We live in a racially illiterate country. We are taught to see white supremacy only in the actions of overt bigots, right-wing militias, and politicians who support them. White supremacy is not an individual act. It is a system of relations that permeates all institutions, including schools. Curricula is a primary mechanism of white supremacy in schools because it shapes how we think, understand, and act in the world. If our goal is building a just society, any attempt at a true reckoning of our nation’s racist foundation must include re-examining what we choose to teach our children in school.
Historian Carter G. Woodson wrote, “If you control a man’s thinking you do not have to worry about his actions.” What we are taught in school maintains the status quo of racial hierarchy in our thoughts and actions. Centering ethnic studies across all curricula in Minnesota would be a crucial first step toward achieving the comprehensive change so many white Minnesotans and institutions have been awakened to since the killing of George Floyd.
We have an opportunity now. The Minnesota Department of Education has convened, as it does every decade, a group of educators, researchers, and stakeholders to revise the Social Studies Standards that drive state curricula, guiding educators in terms of what should be taught and assessed.
Ethnic studies is “a rigorous, interdisciplinary and comparative study of the central role that ethnicity, race, and racism play in the construction of United States history, culture, and society.” It provides us all with the knowledge and skills for racial literacy, emphasizing historical contexts of Minnesota’s social and political issues. Ethnic studies is a critical tool in developing responsive solutions to Minnesota’s struggle for racial equity.
COVID-19 has necessitated unparalleled changes in modes of delivery and evaluation, such as a seemingly easy shift away from the previously taken for granted MCAs and ACTs. We need this same urgency about curriculum justice.
With some of the U.S.’s largest racialized disparities, Minnesota’s Eurocentric, white-washed curriculum adds to BIPOC (Black, Indigenous, People of Color) youth feeling disenfranchised and disaffected. Nearly every school district in the state articulates some goal of racial equity, but implementation and outcomes never match the rhetoric. While current Social Studies Standards are not the only cause of racial disparity in Minnesota, they indicate a lack of will to create a curriculum that genuinely reflects the people and history of Minnesota.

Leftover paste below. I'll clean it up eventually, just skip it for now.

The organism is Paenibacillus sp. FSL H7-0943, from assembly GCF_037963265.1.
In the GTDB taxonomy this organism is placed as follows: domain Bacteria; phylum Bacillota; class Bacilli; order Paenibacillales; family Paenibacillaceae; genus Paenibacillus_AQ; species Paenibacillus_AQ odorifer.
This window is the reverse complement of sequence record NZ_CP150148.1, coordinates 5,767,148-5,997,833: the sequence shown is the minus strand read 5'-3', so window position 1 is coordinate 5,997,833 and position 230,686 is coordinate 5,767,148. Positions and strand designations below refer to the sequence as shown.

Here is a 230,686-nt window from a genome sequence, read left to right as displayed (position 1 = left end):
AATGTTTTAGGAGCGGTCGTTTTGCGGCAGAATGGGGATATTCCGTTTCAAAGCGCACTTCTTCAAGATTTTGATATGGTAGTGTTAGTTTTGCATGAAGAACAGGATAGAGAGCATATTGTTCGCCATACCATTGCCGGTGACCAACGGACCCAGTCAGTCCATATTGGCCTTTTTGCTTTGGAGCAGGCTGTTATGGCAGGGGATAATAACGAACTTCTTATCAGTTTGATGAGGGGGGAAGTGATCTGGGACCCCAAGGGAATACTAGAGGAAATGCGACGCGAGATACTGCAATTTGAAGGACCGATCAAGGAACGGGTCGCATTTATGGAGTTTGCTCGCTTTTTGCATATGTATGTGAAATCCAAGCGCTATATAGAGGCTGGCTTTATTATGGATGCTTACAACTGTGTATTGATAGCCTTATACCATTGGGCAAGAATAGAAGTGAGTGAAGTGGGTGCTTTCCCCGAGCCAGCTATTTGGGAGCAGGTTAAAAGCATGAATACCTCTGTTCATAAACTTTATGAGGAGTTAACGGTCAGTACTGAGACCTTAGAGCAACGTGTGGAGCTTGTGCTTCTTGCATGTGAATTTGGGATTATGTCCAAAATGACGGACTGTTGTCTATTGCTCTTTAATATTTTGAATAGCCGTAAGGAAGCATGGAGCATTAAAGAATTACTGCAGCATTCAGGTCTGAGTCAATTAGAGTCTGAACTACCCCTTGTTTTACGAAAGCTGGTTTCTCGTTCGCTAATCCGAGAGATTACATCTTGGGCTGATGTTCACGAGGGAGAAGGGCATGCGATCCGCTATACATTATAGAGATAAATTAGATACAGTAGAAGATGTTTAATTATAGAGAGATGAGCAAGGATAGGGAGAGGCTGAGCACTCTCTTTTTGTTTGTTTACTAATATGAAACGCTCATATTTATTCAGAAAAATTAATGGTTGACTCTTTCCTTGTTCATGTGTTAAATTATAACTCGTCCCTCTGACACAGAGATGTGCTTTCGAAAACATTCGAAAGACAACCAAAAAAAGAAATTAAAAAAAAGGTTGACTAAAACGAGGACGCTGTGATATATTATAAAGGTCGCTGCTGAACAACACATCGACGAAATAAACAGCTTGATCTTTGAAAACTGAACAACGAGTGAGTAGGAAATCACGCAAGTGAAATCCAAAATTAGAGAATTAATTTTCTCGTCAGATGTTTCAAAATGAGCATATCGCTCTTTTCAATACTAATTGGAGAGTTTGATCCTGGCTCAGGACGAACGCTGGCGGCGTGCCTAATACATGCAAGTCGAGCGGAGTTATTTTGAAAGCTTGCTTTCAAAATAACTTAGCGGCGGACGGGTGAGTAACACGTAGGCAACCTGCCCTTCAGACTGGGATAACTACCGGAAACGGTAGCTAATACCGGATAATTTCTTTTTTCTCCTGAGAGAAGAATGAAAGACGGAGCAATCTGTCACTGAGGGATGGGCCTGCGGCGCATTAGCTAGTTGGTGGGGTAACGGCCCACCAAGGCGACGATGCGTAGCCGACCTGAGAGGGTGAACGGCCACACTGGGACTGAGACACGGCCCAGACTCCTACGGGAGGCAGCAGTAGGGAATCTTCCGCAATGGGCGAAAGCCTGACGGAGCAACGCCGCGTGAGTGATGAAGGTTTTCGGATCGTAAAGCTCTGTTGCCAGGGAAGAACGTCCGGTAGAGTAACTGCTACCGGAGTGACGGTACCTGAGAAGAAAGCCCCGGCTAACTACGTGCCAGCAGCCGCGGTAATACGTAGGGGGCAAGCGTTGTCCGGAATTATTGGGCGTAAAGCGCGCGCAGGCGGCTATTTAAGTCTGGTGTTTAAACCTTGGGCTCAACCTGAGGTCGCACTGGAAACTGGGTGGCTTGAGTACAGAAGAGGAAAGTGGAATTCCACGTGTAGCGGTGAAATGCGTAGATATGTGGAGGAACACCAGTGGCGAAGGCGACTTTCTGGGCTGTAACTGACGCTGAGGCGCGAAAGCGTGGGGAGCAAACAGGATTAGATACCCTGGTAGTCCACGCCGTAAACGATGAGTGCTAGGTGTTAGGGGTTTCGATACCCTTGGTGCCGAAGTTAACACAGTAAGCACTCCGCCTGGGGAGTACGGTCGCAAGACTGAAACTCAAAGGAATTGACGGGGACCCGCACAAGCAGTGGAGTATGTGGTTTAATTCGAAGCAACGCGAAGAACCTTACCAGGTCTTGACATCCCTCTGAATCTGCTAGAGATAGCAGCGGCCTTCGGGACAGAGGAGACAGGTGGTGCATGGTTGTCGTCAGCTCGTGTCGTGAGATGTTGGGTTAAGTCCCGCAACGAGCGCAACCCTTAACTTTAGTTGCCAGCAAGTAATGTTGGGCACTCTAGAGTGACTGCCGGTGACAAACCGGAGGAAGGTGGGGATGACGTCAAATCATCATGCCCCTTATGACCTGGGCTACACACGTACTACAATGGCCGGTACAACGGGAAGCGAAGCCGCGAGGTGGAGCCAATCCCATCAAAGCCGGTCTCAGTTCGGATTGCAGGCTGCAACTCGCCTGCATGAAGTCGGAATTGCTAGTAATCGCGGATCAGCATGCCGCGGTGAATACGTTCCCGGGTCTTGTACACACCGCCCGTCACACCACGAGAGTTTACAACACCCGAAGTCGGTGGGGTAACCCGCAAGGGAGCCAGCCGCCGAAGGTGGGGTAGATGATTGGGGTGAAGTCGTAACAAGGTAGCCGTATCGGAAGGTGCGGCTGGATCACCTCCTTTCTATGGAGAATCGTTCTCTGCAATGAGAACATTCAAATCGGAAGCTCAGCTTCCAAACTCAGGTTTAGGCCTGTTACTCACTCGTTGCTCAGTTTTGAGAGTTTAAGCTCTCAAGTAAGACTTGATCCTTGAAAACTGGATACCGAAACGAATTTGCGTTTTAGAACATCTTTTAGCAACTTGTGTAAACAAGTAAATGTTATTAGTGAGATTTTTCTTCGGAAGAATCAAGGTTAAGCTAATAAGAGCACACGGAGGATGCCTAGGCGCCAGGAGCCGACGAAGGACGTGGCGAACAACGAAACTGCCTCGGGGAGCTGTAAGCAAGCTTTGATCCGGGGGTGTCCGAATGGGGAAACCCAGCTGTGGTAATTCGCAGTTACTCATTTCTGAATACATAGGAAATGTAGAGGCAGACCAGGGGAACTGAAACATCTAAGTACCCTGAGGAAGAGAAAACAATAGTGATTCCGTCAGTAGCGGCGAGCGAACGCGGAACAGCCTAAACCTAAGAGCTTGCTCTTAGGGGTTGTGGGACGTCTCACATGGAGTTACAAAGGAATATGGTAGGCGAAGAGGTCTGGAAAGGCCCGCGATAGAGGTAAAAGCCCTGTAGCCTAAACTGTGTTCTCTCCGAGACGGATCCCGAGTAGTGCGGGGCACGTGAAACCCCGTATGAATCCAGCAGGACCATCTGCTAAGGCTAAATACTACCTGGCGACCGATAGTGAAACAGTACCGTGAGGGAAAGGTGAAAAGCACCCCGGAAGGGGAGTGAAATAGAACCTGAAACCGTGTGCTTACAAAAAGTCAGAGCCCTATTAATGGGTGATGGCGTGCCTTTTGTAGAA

Some argue that the existing standards are mostly skill-based and that specific content and methods are left to individual teachers. While this is largely true, the standards currently do not reflect the skills and content to engage in an ethnic studies approach to teaching and learning nor provide the necessary time and resources. For instance, ethnic studies skills intentionally equip students to trace oral histories, locate erased perspectives and archives, and develop counternarratives.
Calls for ethnic studies curricula in Minnesota schools date back decades. In a 1971 lawsuit, plaintiffs demanded that the Minneapolis School District “draw up a plan that will ‘overcome the effects of past discrimination’” and fully implement its own Human Relations Guidelines adopted by the Minnesota Board of Education in 1970. Those guidelines stated, “A comprehensive K-12 social studies program shall be required of all students, focusing on awareness to the American experience including all ethnic groups.” Yet here we are, nearly 50 years later, seeking the same fundamental change.
Adapting Social Studies State Standards is not intended as a one-pronged approach to racial equity. Ethnic studies are, by definition, interdisciplinary. The committee could take a large step by centering ethnic studies and its methodological skill sets in the 2021-2031 standards. This bold move will lead to other necessary structural changes, including re-assessing teacher education, hiring, and licensure, and diversifying teacher demographics to align with our increasingly diverse students.
As Thurgood Marshall sarcastically said in 1956, “You can or maybe you can’t override prejudice overnight, but the Emancipation Proclamation was issued in 1863. … I believe in gradualism, and I also believe that ninety-odd years is pretty gradual.” If there was ever a moment for this state to show it cares about all youth, that moment is now.
Brian Lozenski is an associate professor of urban and multicultural education at Macalester College. Jonathan Hamilton is a visiting professor of educational studies at Macalester College and member of the 2020-21 Minnesota Social Studies Standards Committee. Both are members of Education for Liberation Minnesota.
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